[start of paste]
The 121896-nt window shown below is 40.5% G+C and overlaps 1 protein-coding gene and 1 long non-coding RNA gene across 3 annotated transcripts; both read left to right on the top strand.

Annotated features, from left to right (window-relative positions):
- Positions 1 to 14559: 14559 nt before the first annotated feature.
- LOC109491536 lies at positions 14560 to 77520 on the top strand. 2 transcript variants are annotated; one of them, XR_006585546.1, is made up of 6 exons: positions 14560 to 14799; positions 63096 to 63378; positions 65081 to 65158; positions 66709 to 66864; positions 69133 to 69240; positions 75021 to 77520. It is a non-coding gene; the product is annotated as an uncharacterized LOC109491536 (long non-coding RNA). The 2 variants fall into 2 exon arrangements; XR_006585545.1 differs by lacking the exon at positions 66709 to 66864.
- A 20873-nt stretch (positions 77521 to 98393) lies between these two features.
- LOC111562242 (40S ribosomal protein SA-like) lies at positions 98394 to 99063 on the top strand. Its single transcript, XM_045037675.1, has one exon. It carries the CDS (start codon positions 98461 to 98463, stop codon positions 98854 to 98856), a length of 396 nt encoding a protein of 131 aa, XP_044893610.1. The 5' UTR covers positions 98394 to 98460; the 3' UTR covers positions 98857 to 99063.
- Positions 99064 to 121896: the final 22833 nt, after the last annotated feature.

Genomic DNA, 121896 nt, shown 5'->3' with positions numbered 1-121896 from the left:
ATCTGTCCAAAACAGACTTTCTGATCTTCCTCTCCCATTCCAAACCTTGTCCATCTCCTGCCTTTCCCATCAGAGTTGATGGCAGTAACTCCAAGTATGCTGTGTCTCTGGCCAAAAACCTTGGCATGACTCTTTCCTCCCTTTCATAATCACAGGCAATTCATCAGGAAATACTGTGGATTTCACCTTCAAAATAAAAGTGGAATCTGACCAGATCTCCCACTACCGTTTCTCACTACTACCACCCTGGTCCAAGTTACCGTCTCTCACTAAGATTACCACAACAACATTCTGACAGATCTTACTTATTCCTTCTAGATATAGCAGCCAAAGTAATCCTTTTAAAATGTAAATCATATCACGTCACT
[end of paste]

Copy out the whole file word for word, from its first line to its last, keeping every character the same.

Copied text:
The 121896-nt window shown below is 40.5% G+C and overlaps 1 protein-coding gene and 1 long non-coding RNA gene across 3 annotated transcripts; both read left to right on the top strand.

Annotated features, from left to right (window-relative positions):
- Positions 1 to 14559: 14559 nt before the first annotated feature.
- LOC109491536 lies at positions 14560 to 77520 on the top strand. 2 transcript variants are annotated; one of them, XR_006585546.1, is made up of 6 exons: positions 14560 to 14799; positions 63096 to 63378; positions 65081 to 65158; positions 66709 to 66864; positions 69133 to 69240; positions 75021 to 77520. It is a non-coding gene; the product is annotated as an uncharacterized LOC109491536 (long non-coding RNA). The 2 variants fall into 2 exon arrangements; XR_006585545.1 differs by lacking the exon at positions 66709 to 66864.
- A 20873-nt stretch (positions 77521 to 98393) lies between these two features.
- LOC111562242 (40S ribosomal protein SA-like) lies at positions 98394 to 99063 on the top strand. Its single transcript, XM_045037675.1, has one exon. It carries the CDS (start codon positions 98461 to 98463, stop codon positions 98854 to 98856), a length of 396 nt encoding a protein of 131 aa, XP_044893610.1. The 5' UTR covers positions 98394 to 98460; the 3' UTR covers positions 98857 to 99063.
- Positions 99064 to 121896: the final 22833 nt, after the last annotated feature.

Genomic DNA, 121896 nt, shown 5'->3' with positions numbered 1-121896 from the left:
ATCTGTCCAAAACAGACTTTCTGATCTTCCTCTCCCATTCCAAACCTTGTCCATCTCCTGCCTTTCCCATCAGAGTTGATGGCAGTAACTCCAAGTATGCTGTGTCTCTGGCCAAAAACCTTGGCATGACTCTTTCCTCCCTTTCATAATCACAGGCAATTCATCAGGAAATACTGTGGATTTCACCTTCAAAATAAAAGTGGAATCTGACCAGATCTCCCACTACCGTTTCTCACTACTACCACCCTGGTCCAAGTTACCGTCTCTCACTAAGATTACCACAACAACATTCTGACAGATCTTACTTATTCCTTCTAGATATAGCAGCCAAAGTAATCCTTTTAAAATGTAAATCATATCACGTCACT